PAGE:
TryCatchFinally.net Some SQL, some .NET, and whatever else

10Jan/170

Microsoft Connect item for an SSRS pre-report canvas

Current state:

About six months ago, I submitted a connect request for SQL Server (my first one) to suggest an improvement to the SSRS interface - a customizable canvas that's displayed before an SSRS report renders, while parameters are being entered. My issue was that there was information I wanted report users to have (like expected wait time, suggestions for the parameters, the report title and a short description that might help them, etc.) and there was no way to get it to them.

With a giant empty screen staring at them, it seemed like a great place to add that information:

SSRS Report pane current layout

The suggestion:

Ideally, while the user is considering parameters, I'd love to see something like this (ignoring that it's not a super-photogenic report):

proposed-layout

This would be a great place for details about the report that help the user before (or while) they run it, like:

  • The name of the report (not always clearly visible in the URL or browser title bar, especially when you're Sharepoint-integrated. Especially helpful if they've left multiple report tabs open or if report generation fails, they're often left with a white screen and no easy way to tell the tabs apart.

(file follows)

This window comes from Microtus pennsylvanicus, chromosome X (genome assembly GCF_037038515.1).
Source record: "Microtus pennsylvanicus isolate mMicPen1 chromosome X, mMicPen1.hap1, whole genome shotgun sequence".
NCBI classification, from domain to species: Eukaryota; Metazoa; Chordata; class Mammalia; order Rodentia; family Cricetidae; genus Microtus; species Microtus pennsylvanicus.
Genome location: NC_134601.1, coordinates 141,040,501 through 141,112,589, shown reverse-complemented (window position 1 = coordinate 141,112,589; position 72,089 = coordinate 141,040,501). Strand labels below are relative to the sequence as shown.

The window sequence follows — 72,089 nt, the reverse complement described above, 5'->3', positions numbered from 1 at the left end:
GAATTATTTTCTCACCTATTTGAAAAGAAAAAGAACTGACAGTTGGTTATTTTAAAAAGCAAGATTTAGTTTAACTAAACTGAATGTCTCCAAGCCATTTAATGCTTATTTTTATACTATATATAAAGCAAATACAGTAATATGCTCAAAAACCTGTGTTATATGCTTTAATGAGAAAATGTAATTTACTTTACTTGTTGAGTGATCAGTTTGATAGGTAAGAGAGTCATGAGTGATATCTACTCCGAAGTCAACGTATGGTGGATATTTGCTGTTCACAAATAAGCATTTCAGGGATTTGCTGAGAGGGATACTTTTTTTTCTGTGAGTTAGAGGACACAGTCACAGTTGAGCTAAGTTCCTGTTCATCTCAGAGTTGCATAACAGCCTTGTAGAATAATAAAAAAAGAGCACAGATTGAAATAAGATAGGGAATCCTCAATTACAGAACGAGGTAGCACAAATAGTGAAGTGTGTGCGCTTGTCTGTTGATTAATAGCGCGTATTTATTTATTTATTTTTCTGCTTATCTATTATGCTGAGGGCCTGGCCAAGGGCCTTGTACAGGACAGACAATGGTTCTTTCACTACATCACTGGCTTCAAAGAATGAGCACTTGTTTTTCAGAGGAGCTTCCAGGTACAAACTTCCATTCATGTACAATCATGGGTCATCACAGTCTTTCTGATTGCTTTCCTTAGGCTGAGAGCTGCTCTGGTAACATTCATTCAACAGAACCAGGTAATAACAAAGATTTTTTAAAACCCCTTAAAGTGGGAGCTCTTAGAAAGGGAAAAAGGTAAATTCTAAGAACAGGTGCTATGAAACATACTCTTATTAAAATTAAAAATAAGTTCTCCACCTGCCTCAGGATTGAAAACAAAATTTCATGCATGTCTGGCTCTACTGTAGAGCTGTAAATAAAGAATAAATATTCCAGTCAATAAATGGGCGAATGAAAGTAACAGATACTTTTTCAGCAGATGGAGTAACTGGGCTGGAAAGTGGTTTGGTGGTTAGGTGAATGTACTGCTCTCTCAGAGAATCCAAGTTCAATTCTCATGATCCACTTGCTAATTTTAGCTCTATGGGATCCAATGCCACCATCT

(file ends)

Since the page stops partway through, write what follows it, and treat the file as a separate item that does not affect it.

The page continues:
• A short description of the report, including when you'd use it or any notable caveats.
  • An estimated runtime - this isn't always possible exactly as parameters vary, but even a general estimate (or better yet, an average or a 95% confidence range, pulled from the report server database) would be better than the complete blank they get today.
  • Suggestions/restrictions on the parameters - If a report can't be run for all offices at once, you can say so here. If running it for everybody at once means you can't export to Excel because it's too large, let the user know.